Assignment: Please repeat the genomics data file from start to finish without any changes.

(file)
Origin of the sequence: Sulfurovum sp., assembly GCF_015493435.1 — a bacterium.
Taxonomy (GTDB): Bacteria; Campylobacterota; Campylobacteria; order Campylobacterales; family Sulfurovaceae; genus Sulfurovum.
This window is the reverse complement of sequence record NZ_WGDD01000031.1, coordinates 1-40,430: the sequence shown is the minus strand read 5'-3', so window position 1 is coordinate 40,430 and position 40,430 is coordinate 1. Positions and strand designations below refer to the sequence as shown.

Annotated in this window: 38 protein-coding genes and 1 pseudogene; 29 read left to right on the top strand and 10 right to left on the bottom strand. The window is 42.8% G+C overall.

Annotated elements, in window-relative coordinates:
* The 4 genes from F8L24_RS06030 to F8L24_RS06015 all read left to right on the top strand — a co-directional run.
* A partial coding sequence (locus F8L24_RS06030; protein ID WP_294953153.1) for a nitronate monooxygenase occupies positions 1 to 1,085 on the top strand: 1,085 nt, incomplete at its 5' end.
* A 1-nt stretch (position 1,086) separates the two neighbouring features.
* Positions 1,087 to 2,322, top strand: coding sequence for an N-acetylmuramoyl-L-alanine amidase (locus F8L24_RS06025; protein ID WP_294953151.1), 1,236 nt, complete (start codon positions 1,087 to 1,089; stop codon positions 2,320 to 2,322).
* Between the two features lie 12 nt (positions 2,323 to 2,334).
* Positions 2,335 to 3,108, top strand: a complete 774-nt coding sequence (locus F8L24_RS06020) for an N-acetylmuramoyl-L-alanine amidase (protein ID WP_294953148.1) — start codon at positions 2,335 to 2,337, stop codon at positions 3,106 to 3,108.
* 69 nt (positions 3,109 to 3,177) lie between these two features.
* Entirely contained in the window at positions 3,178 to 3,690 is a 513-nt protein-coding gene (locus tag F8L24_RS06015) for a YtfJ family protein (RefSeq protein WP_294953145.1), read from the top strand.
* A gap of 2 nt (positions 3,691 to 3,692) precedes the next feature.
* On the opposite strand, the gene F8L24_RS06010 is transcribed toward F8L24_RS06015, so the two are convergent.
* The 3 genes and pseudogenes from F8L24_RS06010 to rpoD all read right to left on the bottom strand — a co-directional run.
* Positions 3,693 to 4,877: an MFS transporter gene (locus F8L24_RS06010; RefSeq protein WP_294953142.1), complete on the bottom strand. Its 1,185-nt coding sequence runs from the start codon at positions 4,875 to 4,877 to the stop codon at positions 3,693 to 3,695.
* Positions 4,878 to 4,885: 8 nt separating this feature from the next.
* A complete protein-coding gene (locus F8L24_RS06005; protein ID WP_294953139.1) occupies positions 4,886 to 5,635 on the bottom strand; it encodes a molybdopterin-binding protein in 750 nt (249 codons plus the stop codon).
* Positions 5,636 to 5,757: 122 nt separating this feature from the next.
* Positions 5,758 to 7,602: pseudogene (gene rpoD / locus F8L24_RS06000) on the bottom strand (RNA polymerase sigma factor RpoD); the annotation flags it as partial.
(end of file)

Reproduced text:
Origin of the sequence: Sulfurovum sp., assembly GCF_015493435.1 — a bacterium.
Taxonomy (GTDB): Bacteria; Campylobacterota; Campylobacteria; order Campylobacterales; family Sulfurovaceae; genus Sulfurovum.
This window is the reverse complement of sequence record NZ_WGDD01000031.1, coordinates 1-40,430: the sequence shown is the minus strand read 5'-3', so window position 1 is coordinate 40,430 and position 40,430 is coordinate 1. Positions and strand designations below refer to the sequence as shown.

Annotated in this window: 38 protein-coding genes and 1 pseudogene; 29 read left to right on the top strand and 10 right to left on the bottom strand. The window is 42.8% G+C overall.

Annotated elements, in window-relative coordinates:
* The 4 genes from F8L24_RS06030 to F8L24_RS06015 all read left to right on the top strand — a co-directional run.
* A partial coding sequence (locus F8L24_RS06030; protein ID WP_294953153.1) for a nitronate monooxygenase occupies positions 1 to 1,085 on the top strand: 1,085 nt, incomplete at its 5' end.
* A 1-nt stretch (position 1,086) separates the two neighbouring features.
* Positions 1,087 to 2,322, top strand: coding sequence for an N-acetylmuramoyl-L-alanine amidase (locus F8L24_RS06025; protein ID WP_294953151.1), 1,236 nt, complete (start codon positions 1,087 to 1,089; stop codon positions 2,320 to 2,322).
* Between the two features lie 12 nt (positions 2,323 to 2,334).
* Positions 2,335 to 3,108, top strand: a complete 774-nt coding sequence (locus F8L24_RS06020) for an N-acetylmuramoyl-L-alanine amidase (protein ID WP_294953148.1) — start codon at positions 2,335 to 2,337, stop codon at positions 3,106 to 3,108.
* 69 nt (positions 3,109 to 3,177) lie between these two features.
* Entirely contained in the window at positions 3,178 to 3,690 is a 513-nt protein-coding gene (locus tag F8L24_RS06015) for a YtfJ family protein (RefSeq protein WP_294953145.1), read from the top strand.
* A gap of 2 nt (positions 3,691 to 3,692) precedes the next feature.
* On the opposite strand, the gene F8L24_RS06010 is transcribed toward F8L24_RS06015, so the two are convergent.
* The 3 genes and pseudogenes from F8L24_RS06010 to rpoD all read right to left on the bottom strand — a co-directional run.
* Positions 3,693 to 4,877: an MFS transporter gene (locus F8L24_RS06010; RefSeq protein WP_294953142.1), complete on the bottom strand. Its 1,185-nt coding sequence runs from the start codon at positions 4,875 to 4,877 to the stop codon at positions 3,693 to 3,695.
* Positions 4,878 to 4,885: 8 nt separating this feature from the next.
* A complete protein-coding gene (locus F8L24_RS06005; protein ID WP_294953139.1) occupies positions 4,886 to 5,635 on the bottom strand; it encodes a molybdopterin-binding protein in 750 nt (249 codons plus the stop codon).
* Positions 5,636 to 5,757: 122 nt separating this feature from the next.
* Positions 5,758 to 7,602: pseudogene (gene rpoD / locus F8L24_RS06000) on the bottom strand (RNA polymerase sigma factor RpoD); the annotation flags it as partial.